Anthropolgie at Home: Paper Flower Wall

Anthropologie is the greatest, right? I don’t even mean their clothing selection, but rather their curated atmosphere.  They always have amazing window displays and in store installations. One thing I’ve noticed is that a lot of their installations take everyday materials and make them interesting through repetition or color choice.  I decided to give it a try and I made a really amazing art piece for less than $10! It took a really, really, REALLY long time and required a lot of patience, but the result is beautiful.  If you are interested in learning how I did it, keep reading.



  • Newspaper – I collected free weekly newspapers every day when I walked Zuzu. I ended up using a lot of newspapers. In total I think I used 10 papers.
  • Hot Glue Gun
  • 3 Foam Boards – I got mine from the Dollar Tree
  • Scissors
  • Tape


1. Sort through the newspaper and look for sections with text only.  Cut those sections into squares and follow the tutorial I made for paper flowers here. Instead of using hot glue, I used tape to hold the flowers together.  I could have used hot glue, but I kept burning my fingers, so I resorted to tape.

2. After making a large pile of flowers, begin gluing them onto foam boards.  Make sure to follow an organic shape instead of trying to glue them in neat rows.

3. Continue making and gluing flowers until you have covered all three foam boards.  After it dries, shake the board upside down to look for any loose pieces.  Secure those pieces with extra glue.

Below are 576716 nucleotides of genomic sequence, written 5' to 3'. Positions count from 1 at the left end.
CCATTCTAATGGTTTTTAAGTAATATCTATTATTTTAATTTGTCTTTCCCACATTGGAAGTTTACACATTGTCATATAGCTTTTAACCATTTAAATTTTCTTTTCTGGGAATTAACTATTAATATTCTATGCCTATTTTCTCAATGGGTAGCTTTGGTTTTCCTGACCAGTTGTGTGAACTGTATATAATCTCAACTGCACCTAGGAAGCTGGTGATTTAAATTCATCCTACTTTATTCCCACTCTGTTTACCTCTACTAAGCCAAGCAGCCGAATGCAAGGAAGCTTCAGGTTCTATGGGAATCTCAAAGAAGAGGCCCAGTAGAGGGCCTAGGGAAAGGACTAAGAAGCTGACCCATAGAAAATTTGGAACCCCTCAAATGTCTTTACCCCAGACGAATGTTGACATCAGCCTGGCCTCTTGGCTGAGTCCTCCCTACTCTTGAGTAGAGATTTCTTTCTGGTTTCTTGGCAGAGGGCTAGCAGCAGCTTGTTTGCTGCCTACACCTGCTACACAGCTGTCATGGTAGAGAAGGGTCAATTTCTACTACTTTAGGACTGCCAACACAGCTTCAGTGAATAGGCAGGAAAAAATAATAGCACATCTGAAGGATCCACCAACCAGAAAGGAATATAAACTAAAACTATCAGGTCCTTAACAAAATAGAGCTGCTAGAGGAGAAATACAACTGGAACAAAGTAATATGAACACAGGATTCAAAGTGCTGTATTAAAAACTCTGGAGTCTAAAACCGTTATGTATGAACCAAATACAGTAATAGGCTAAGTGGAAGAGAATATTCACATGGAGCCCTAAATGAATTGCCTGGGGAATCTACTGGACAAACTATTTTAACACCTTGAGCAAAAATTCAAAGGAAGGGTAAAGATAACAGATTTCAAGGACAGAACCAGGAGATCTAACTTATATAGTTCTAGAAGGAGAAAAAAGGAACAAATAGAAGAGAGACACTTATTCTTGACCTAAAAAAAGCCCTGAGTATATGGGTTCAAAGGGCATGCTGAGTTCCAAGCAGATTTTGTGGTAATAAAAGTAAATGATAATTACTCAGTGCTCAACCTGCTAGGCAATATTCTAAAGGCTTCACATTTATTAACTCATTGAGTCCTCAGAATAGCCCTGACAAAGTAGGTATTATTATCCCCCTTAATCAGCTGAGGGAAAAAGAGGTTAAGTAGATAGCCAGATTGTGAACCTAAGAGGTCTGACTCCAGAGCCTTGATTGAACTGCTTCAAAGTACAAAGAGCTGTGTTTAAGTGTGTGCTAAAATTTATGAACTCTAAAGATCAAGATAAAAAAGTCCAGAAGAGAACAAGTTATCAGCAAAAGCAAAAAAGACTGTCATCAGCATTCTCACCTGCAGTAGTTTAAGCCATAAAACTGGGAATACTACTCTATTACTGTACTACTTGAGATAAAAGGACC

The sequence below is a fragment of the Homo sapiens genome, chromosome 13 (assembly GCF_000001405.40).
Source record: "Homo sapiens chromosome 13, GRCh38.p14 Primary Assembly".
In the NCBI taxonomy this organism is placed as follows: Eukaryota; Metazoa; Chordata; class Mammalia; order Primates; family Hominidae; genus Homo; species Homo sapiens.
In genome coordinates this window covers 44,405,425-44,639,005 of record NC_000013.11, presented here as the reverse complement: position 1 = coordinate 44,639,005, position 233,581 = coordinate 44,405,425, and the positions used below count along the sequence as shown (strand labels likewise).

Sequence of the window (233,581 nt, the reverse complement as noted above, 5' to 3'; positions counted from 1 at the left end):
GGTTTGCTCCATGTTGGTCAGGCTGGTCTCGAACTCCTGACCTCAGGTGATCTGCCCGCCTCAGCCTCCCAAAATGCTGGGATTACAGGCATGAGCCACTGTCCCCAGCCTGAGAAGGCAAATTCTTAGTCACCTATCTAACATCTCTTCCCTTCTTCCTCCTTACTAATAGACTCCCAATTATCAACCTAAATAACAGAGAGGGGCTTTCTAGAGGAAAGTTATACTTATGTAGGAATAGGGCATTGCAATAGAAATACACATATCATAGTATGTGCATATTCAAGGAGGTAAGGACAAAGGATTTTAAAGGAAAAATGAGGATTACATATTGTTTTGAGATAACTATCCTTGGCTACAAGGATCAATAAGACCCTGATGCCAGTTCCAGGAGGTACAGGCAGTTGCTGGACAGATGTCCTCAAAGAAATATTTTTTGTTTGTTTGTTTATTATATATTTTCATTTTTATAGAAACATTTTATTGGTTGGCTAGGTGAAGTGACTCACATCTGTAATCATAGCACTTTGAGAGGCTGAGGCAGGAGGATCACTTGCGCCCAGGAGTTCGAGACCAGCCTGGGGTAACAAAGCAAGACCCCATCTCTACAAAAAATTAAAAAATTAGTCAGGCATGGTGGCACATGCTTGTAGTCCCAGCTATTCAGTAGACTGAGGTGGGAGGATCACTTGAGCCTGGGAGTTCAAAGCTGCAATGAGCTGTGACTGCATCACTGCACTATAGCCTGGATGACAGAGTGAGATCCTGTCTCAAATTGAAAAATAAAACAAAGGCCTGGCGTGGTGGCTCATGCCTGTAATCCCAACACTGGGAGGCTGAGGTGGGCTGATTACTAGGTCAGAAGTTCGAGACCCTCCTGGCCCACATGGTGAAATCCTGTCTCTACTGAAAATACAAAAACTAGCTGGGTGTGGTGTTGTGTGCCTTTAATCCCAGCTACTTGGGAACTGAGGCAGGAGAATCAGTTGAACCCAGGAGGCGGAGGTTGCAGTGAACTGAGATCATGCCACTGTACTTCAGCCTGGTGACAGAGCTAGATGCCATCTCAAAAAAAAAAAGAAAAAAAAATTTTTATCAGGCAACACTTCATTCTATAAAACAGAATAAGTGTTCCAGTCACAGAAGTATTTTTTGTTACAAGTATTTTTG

I’ve hung my installation over the sleeper couch in our office/spare bedroom.


Now I have a little piece of Anthropolgie at home with me.

Yeti Piñata

My friend got the idea of making her husband a yeti piñata for his birthday from something she saw on Pinterest. She asked me to help her recreate it, and of course I jumped at the opportunity. Piñatas are so much fun.


Before starting, I did my research and found the original piñata that my friend had seen. It was made by Marissa Land for a craft fair.  You can see the original here.  Full credit to Marissa for making such a cool piñata.  Mine is a little different, but looks very close to Marissa’s original.

If you want to make your own yeti piñata, just follow my instructions below.


  • Flour
  • Water
  • Balloon
  • Newspaper
  • White Crepe Paper Streamers
  • Scissors
  • Hot Glue
  • Construction Paper
  • Strong Cord


1. The first step is to make the paper mache paste.  Mix one part flour and two parts water. Stir it until it creates a paste. If needed, add more flour.

2. Inflate a round balloon.  Place it in a pie tin to keep it from rolling around.

3.  Cut newspaper into strips. Dip each strip in the paper mache paste and place it on the balloon. Work until the entire balloon is covered. Then let the newspaper dry.

4.  Add two more layers of paper mache to the balloon, letting each layer dry in between applications.  I started my first layer at night and let it dry overnight.  In the morning, I completed my second layer before going to work.  When I got home from work, I finished the third and final layer.

5.  Make arms and legs by rolling up 4 sheets of newspaper.  Using hot glue, affix the arms and legs to the balloon.  It will end up looking sort of like a Thanksgiving turkey.  To make sure the arms and legs stay attached, I suggest adding anther layer of paper mache over the joints.


6.  Cut  a small flap in the top of the piñata.  This is where you will stuff the candy.


7. Poke 4 small holes in the top of the piñata and run strong cord through the holes. Make sure the cord is long enough for hanging.

8.  Now it’s time to decorate! Take the crepe paper streamer and begin making small fringed incisions. It’s best to unroll a long strand of the streamer, and then fold it over several times before making the cut. That way you can cut multiple incisions all at once.


9. Use a hot glue gun to glue the unfringed edge of the streamer to the paper mache body.  Start with the arms and legs before moving from the bottom up.  It’s easiest to turn the body upside down to glue the bottom half.